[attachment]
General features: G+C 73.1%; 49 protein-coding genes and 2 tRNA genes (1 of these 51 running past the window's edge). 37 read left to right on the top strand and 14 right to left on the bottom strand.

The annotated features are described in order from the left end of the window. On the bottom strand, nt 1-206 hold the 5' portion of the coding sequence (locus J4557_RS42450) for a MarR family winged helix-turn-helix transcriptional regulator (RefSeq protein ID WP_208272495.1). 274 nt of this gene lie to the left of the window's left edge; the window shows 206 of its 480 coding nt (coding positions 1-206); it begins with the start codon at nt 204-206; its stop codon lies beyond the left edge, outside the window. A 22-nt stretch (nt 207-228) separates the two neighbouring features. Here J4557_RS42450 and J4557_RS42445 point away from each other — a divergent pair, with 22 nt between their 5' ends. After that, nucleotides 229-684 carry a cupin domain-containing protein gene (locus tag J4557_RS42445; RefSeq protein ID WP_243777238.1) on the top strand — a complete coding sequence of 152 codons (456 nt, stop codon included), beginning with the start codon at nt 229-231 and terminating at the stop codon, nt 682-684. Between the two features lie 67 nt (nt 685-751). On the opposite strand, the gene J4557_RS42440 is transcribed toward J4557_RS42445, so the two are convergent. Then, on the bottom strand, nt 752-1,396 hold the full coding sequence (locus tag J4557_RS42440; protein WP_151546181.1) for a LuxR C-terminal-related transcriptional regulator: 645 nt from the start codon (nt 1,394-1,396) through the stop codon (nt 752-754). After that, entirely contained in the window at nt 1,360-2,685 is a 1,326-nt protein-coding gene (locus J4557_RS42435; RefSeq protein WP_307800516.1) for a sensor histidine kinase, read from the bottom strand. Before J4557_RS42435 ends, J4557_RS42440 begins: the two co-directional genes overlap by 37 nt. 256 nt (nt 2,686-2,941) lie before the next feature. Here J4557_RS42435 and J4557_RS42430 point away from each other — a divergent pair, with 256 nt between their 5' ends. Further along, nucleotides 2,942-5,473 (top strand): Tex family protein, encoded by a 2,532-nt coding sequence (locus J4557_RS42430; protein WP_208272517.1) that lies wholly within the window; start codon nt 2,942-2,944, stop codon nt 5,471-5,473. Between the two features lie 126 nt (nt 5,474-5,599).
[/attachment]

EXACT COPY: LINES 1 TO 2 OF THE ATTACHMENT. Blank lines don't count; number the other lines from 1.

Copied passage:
General features: G+C 73.1%; 49 protein-coding genes and 2 tRNA genes (1 of these 51 running past the window's edge). 37 read left to right on the top strand and 14 right to left on the bottom strand.

The annotated features are described in order from the left end of the window. On the bottom strand, nt 1-206 hold the 5' portion of the coding sequence (locus J4557_RS42450) for a MarR family winged helix-turn-helix transcriptional regulator (RefSeq protein ID WP_208272495.1). 274 nt of this gene lie to the left of the window's left edge; the window shows 206 of its 480 coding nt (coding positions 1-206); it begins with the start codon at nt 204-206; its stop codon lies beyond the left edge, outside the window. A 22-nt stretch (nt 207-228) separates the two neighbouring features. Here J4557_RS42450 and J4557_RS42445 point away from each other — a divergent pair, with 22 nt between their 5' ends. After that, nucleotides 229-684 carry a cupin domain-containing protein gene (locus tag J4557_RS42445; RefSeq protein ID WP_243777238.1) on the top strand — a complete coding sequence of 152 codons (456 nt, stop codon included), beginning with the start codon at nt 229-231 and terminating at the stop codon, nt 682-684. Between the two features lie 67 nt (nt 685-751). On the opposite strand, the gene J4557_RS42440 is transcribed toward J4557_RS42445, so the two are convergent. Then, on the bottom strand, nt 752-1,396 hold the full coding sequence (locus tag J4557_RS42440; protein WP_151546181.1) for a LuxR C-terminal-related transcriptional regulator: 645 nt from the start codon (nt 1,394-1,396) through the stop codon (nt 752-754). After that, entirely contained in the window at nt 1,360-2,685 is a 1,326-nt protein-coding gene (locus J4557_RS42435; RefSeq protein WP_307800516.1) for a sensor histidine kinase, read from the bottom strand. Before J4557_RS42435 ends, J4557_RS42440 begins: the two co-directional genes overlap by 37 nt. 256 nt (nt 2,686-2,941) lie before the next feature. Here J4557_RS42435 and J4557_RS42430 point away from each other — a divergent pair, with 256 nt between their 5' ends. Further along, nucleotides 2,942-5,473 (top strand): Tex family protein, encoded by a 2,532-nt coding sequence (locus J4557_RS42430; protein WP_208272517.1) that lies wholly within the window; start codon nt 2,942-2,944, stop codon nt 5,471-5,473. Between the two features lie 126 nt (nt 5,474-5,599).